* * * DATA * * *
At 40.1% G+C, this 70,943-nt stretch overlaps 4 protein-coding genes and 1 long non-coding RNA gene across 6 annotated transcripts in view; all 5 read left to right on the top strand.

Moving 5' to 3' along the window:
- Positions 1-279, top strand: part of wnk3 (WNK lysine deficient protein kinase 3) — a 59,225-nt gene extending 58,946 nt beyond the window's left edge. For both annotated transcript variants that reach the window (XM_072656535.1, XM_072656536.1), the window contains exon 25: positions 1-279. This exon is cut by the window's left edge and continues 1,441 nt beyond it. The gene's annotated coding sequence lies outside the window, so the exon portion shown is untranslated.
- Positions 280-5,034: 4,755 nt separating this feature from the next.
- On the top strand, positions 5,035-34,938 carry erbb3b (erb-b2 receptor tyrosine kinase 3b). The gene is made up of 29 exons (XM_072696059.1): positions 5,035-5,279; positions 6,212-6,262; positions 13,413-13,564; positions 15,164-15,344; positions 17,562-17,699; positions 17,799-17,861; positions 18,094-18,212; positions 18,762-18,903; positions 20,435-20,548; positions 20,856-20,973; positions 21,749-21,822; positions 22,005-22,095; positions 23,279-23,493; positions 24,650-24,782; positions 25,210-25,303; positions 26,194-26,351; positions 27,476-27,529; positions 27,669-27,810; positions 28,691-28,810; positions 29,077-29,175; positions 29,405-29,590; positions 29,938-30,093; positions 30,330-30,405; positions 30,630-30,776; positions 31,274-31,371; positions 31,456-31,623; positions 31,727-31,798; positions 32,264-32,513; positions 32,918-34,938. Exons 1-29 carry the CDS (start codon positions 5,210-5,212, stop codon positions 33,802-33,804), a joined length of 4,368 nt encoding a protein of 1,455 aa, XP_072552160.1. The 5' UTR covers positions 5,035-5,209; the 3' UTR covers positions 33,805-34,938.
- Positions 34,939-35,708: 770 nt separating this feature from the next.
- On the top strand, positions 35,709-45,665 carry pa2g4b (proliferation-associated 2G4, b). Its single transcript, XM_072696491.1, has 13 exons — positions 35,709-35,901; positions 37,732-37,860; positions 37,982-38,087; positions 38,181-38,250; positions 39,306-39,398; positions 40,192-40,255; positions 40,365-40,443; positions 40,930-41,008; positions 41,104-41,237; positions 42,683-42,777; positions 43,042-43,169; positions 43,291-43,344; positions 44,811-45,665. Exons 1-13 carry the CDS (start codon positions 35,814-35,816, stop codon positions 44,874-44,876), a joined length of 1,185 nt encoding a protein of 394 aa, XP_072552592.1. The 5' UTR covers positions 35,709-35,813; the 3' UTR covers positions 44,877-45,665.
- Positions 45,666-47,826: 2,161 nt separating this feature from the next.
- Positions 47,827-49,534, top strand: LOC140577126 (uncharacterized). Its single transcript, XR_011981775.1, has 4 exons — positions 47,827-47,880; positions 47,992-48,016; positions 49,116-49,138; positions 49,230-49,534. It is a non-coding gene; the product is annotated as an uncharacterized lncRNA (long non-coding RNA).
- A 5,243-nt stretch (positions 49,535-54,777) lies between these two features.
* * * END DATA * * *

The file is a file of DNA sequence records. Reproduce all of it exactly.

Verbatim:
At 40.1% G+C, this 70,943-nt stretch overlaps 4 protein-coding genes and 1 long non-coding RNA gene across 6 annotated transcripts in view; all 5 read left to right on the top strand.

Moving 5' to 3' along the window:
- Positions 1-279, top strand: part of wnk3 (WNK lysine deficient protein kinase 3) — a 59,225-nt gene extending 58,946 nt beyond the window's left edge. For both annotated transcript variants that reach the window (XM_072656535.1, XM_072656536.1), the window contains exon 25: positions 1-279. This exon is cut by the window's left edge and continues 1,441 nt beyond it. The gene's annotated coding sequence lies outside the window, so the exon portion shown is untranslated.
- Positions 280-5,034: 4,755 nt separating this feature from the next.
- On the top strand, positions 5,035-34,938 carry erbb3b (erb-b2 receptor tyrosine kinase 3b). The gene is made up of 29 exons (XM_072696059.1): positions 5,035-5,279; positions 6,212-6,262; positions 13,413-13,564; positions 15,164-15,344; positions 17,562-17,699; positions 17,799-17,861; positions 18,094-18,212; positions 18,762-18,903; positions 20,435-20,548; positions 20,856-20,973; positions 21,749-21,822; positions 22,005-22,095; positions 23,279-23,493; positions 24,650-24,782; positions 25,210-25,303; positions 26,194-26,351; positions 27,476-27,529; positions 27,669-27,810; positions 28,691-28,810; positions 29,077-29,175; positions 29,405-29,590; positions 29,938-30,093; positions 30,330-30,405; positions 30,630-30,776; positions 31,274-31,371; positions 31,456-31,623; positions 31,727-31,798; positions 32,264-32,513; positions 32,918-34,938. Exons 1-29 carry the CDS (start codon positions 5,210-5,212, stop codon positions 33,802-33,804), a joined length of 4,368 nt encoding a protein of 1,455 aa, XP_072552160.1. The 5' UTR covers positions 5,035-5,209; the 3' UTR covers positions 33,805-34,938.
- Positions 34,939-35,708: 770 nt separating this feature from the next.
- On the top strand, positions 35,709-45,665 carry pa2g4b (proliferation-associated 2G4, b). Its single transcript, XM_072696491.1, has 13 exons — positions 35,709-35,901; positions 37,732-37,860; positions 37,982-38,087; positions 38,181-38,250; positions 39,306-39,398; positions 40,192-40,255; positions 40,365-40,443; positions 40,930-41,008; positions 41,104-41,237; positions 42,683-42,777; positions 43,042-43,169; positions 43,291-43,344; positions 44,811-45,665. Exons 1-13 carry the CDS (start codon positions 35,814-35,816, stop codon positions 44,874-44,876), a joined length of 1,185 nt encoding a protein of 394 aa, XP_072552592.1. The 5' UTR covers positions 35,709-35,813; the 3' UTR covers positions 44,877-45,665.
- Positions 45,666-47,826: 2,161 nt separating this feature from the next.
- Positions 47,827-49,534, top strand: LOC140577126 (uncharacterized). Its single transcript, XR_011981775.1, has 4 exons — positions 47,827-47,880; positions 47,992-48,016; positions 49,116-49,138; positions 49,230-49,534. It is a non-coding gene; the product is annotated as an uncharacterized lncRNA (long non-coding RNA).
- A 5,243-nt stretch (positions 49,535-54,777) lies between these two features.